W. James McNerney Jr.

CEO, The Boeing Co.
The next President will clearly have a wide array of challenges to deal with come Inauguration Day. Limiting myself to just four of them, they would be these: stabilizing credit and financial markets; ensuring our national security; establishing a national energy policy to move the country toward energy independence, reduce energy cost volatility, and protect the environment; and expanding free and fair trade to fuel and sustain economic prosperity.

On resolving the financial crisis, the first part of the process—restoring liquidity to credit markets—is already under way. It's still early, but the government appears to be taking the right steps. The new Administration will need to follow through and perhaps accelerate what's been started (possibly adding some short-term economic stimulus activities) and make sure that taxpayers are protected to maintain public support. We in Corporate America also need to acknowledge that there's been a general loss of confidence in the private sector, and we must move more aggressively to improve financial transparency, manage risks responsibly, and improve overall business performance. These steps are needed not only to restore public confidence in the business sector, but to ensure that the government regulatory pendulum does not swing too far the other way—which could have negative repercussions for U.S. competitiveness.

Equal in importance to our economic and financial security is the security and safety of the American people—a responsibility every President throughout history has borne. Continuing to invest in national and homeland security programs that are responsive to current and future threats—even in the face of constrained budgets—will also aid our economic recovery by preserving high-wage jobs that generate additional economic activity throughout the economy.

The third priority—establishment of a national energy policy—is related to the second and is of growing importance. We need an energy policy that includes provisions for improving energy efficiency and conservation, expands domestic energy exploration and production, and develops a wide range of viable alternative energy sources—from greater use of nuclear power to wind, solar, and sustainable biofuels. Individuals will save money, companies will be able to create jobs, and we will improve our economic and national security. The corporate community has important responsibilities in this area as well. We need to make our companies and our products as energy-efficient as possible, because growth must be sustainable for the long haul. It is the right thing to do for our environment, for our stockholders, and for our employees.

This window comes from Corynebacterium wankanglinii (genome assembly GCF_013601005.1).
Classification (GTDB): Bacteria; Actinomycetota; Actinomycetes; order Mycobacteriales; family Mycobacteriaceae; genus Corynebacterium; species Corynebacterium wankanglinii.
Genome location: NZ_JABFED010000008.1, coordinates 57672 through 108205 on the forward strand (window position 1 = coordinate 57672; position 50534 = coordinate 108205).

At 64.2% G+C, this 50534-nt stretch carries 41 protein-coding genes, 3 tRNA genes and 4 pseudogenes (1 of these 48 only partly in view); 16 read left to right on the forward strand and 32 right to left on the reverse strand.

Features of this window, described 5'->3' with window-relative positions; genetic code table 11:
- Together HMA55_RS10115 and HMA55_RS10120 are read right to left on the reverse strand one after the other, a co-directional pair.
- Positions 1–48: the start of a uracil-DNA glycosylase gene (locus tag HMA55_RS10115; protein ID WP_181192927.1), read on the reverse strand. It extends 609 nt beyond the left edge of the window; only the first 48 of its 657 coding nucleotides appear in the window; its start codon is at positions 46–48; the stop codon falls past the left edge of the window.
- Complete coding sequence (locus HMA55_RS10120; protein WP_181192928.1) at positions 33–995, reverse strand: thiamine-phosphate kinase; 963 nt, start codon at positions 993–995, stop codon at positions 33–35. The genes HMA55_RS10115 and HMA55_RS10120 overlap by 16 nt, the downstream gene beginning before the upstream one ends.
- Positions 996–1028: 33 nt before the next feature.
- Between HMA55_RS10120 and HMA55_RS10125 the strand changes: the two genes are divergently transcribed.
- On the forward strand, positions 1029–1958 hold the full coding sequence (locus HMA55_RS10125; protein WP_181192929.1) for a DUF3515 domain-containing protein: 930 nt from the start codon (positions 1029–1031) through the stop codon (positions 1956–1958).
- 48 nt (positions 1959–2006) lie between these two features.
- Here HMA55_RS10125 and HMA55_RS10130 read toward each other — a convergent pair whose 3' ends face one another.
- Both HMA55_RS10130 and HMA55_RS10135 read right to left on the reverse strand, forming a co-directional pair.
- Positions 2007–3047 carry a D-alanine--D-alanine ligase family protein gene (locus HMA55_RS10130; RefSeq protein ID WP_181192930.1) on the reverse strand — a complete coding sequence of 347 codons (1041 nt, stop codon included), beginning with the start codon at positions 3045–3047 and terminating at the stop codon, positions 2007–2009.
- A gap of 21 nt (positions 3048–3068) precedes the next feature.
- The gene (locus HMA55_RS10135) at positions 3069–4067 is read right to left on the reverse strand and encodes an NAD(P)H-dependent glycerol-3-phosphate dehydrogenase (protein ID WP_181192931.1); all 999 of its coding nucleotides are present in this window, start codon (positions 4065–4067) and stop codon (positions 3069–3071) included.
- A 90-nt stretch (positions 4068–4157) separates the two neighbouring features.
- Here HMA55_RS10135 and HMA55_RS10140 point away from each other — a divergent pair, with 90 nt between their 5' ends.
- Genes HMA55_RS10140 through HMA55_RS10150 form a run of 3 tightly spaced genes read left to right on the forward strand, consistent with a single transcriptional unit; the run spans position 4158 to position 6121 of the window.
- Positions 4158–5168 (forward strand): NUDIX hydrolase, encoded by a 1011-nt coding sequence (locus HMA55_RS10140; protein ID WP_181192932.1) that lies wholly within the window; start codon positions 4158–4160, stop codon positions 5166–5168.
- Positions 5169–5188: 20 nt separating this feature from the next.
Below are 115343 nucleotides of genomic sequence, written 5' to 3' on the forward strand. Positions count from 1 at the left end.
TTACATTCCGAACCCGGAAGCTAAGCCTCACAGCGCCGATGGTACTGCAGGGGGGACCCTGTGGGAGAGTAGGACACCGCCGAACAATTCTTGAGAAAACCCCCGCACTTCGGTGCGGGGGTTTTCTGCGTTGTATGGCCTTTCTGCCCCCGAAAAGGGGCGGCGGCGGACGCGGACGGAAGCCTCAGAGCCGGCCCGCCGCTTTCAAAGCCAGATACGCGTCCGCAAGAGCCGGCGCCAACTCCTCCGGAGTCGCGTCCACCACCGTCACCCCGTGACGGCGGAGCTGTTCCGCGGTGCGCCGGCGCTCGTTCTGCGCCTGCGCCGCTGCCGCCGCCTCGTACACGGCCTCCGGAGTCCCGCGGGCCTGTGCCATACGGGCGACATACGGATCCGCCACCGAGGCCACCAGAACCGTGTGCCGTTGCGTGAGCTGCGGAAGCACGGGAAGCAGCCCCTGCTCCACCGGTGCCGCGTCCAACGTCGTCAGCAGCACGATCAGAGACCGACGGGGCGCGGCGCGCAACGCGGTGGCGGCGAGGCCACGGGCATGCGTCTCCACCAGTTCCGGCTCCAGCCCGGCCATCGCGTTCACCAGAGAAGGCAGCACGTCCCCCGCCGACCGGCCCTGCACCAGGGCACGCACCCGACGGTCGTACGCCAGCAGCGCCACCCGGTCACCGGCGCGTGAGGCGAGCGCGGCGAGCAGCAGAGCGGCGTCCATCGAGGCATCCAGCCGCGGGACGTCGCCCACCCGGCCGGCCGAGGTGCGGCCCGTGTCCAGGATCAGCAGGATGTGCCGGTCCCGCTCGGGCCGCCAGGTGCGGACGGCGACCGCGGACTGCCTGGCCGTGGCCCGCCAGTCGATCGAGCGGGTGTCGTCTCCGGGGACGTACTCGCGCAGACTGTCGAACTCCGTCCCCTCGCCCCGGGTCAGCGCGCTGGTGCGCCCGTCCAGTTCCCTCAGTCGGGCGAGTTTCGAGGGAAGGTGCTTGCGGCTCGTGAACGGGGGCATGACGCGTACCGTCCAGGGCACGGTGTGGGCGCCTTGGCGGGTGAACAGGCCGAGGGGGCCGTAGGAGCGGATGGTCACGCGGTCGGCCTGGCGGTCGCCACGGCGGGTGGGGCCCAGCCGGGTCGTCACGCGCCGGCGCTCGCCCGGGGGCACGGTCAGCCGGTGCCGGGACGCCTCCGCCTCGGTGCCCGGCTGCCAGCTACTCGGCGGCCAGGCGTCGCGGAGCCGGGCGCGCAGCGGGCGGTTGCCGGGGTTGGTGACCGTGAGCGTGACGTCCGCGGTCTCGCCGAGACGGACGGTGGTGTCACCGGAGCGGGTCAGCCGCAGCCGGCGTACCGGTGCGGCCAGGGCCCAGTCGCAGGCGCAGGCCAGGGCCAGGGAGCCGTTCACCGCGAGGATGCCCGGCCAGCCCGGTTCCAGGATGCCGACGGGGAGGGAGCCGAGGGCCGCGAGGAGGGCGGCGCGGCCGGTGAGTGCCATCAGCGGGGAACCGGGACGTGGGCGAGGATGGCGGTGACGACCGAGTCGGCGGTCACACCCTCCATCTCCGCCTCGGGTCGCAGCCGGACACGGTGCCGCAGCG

Finally, I believe it is very important to our economic future that the next President work hard to expand free, fair, and open international trade. And the first step in that process is to make the case to the American people that trade, properly structured through fair trade agreements that are vigorously enforced, is not something to be feared, but embraced. Exports have been one of the bright spots in our economy, creating thousands of jobs and accounting last year for 40% of our economic growth and 12% of our GDP. U.S. workers are among the most productive and innovative in the world and are ready to compete and win globally. And given the fact that the vast majority of the world's consumers live outside the U.S., it is essential to our future growth and prosperity that we stay engaged globally.

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